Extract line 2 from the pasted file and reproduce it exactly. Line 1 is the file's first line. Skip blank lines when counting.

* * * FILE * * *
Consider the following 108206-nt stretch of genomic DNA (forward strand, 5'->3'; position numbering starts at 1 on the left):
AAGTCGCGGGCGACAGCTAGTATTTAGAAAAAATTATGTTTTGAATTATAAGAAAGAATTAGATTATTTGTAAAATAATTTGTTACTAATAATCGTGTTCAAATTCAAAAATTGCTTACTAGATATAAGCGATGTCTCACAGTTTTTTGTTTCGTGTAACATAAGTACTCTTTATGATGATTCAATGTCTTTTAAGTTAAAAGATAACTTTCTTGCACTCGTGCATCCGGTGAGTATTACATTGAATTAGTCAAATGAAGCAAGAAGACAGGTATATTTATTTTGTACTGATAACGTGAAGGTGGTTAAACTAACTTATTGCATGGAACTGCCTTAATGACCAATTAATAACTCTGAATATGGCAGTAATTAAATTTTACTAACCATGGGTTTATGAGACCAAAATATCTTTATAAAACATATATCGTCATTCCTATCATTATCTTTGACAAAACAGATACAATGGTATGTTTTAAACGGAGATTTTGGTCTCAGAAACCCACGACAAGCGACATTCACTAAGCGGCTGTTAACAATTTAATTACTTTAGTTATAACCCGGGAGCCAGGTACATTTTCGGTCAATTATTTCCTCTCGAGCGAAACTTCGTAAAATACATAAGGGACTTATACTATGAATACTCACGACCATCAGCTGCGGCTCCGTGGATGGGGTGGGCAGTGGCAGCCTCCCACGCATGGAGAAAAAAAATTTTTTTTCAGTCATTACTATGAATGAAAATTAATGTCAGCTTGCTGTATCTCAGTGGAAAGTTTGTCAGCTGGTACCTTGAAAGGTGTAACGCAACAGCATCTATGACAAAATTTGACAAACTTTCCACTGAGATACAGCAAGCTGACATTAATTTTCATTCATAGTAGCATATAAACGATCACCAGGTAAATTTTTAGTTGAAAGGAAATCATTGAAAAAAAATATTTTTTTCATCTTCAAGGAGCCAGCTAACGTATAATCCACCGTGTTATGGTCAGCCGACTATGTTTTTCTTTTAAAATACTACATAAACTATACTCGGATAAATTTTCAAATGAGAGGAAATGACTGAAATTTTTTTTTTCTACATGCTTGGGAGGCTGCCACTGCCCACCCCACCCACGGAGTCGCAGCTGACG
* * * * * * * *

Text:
AAGTCGCGGGCGACAGCTAGTATTTAGAAAAAATTATGTTTTGAATTATAAGAAAGAATTAGATTATTTGTAAAATAATTTGTTACTAATAATCGTGTTCAAATTCAAAAATTGCTTACTAGATATAAGCGATGTCTCACAGTTTTTTGTTTCGTGTAACATAAGTACTCTTTATGATGATTCAATGTCTTTTAAGTTAAAAGATAACTTTCTTGCACTCGTGCATCCGGTGAGTATTACATTGAATTAGTCAAATGAAGCAAGAAGACAGGTATATTTATTTTGTACTGATAACGTGAAGGTGGTTAAACTAACTTATTGCATGGAACTGCCTTAATGACCAATTAATAACTCTGAATATGGCAGTAATTAAATTTTACTAACCATGGGTTTATGAGACCAAAATATCTTTATAAAACATATATCGTCATTCCTATCATTATCTTTGACAAAACAGATACAATGGTATGTTTTAAACGGAGATTTTGGTCTCAGAAACCCACGACAAGCGACATTCACTAAGCGGCTGTTAACAATTTAATTACTTTAGTTATAACCCGGGAGCCAGGTACATTTTCGGTCAATTATTTCCTCTCGAGCGAAACTTCGTAAAATACATAAGGGACTTATACTATGAATACTCACGACCATCAGCTGCGGCTCCGTGGATGGGGTGGGCAGTGGCAGCCTCCCACGCATGGAGAAAAAAAATTTTTTTTCAGTCATTACTATGAATGAAAATTAATGTCAGCTTGCTGTATCTCAGTGGAAAGTTTGTCAGCTGGTACCTTGAAAGGTGTAACGCAACAGCATCTATGACAAAATTTGACAAACTTTCCACTGAGATACAGCAAGCTGACATTAATTTTCATTCATAGTAGCATATAAACGATCACCAGGTAAATTTTTAGTTGAAAGGAAATCATTGAAAAAAAATATTTTTTTCATCTTCAAGGAGCCAGCTAACGTATAATCCACCGTGTTATGGTCAGCCGACTATGTTTTTCTTTTAAAATACTACATAAACTATACTCGGATAAATTTTCAAATGAGAGGAAATGACTGAAATTTTTTTTTTCTACATGCTTGGGAGGCTGCCACTGCCCACCCCACCCACGGAGTCGCAGCTGACG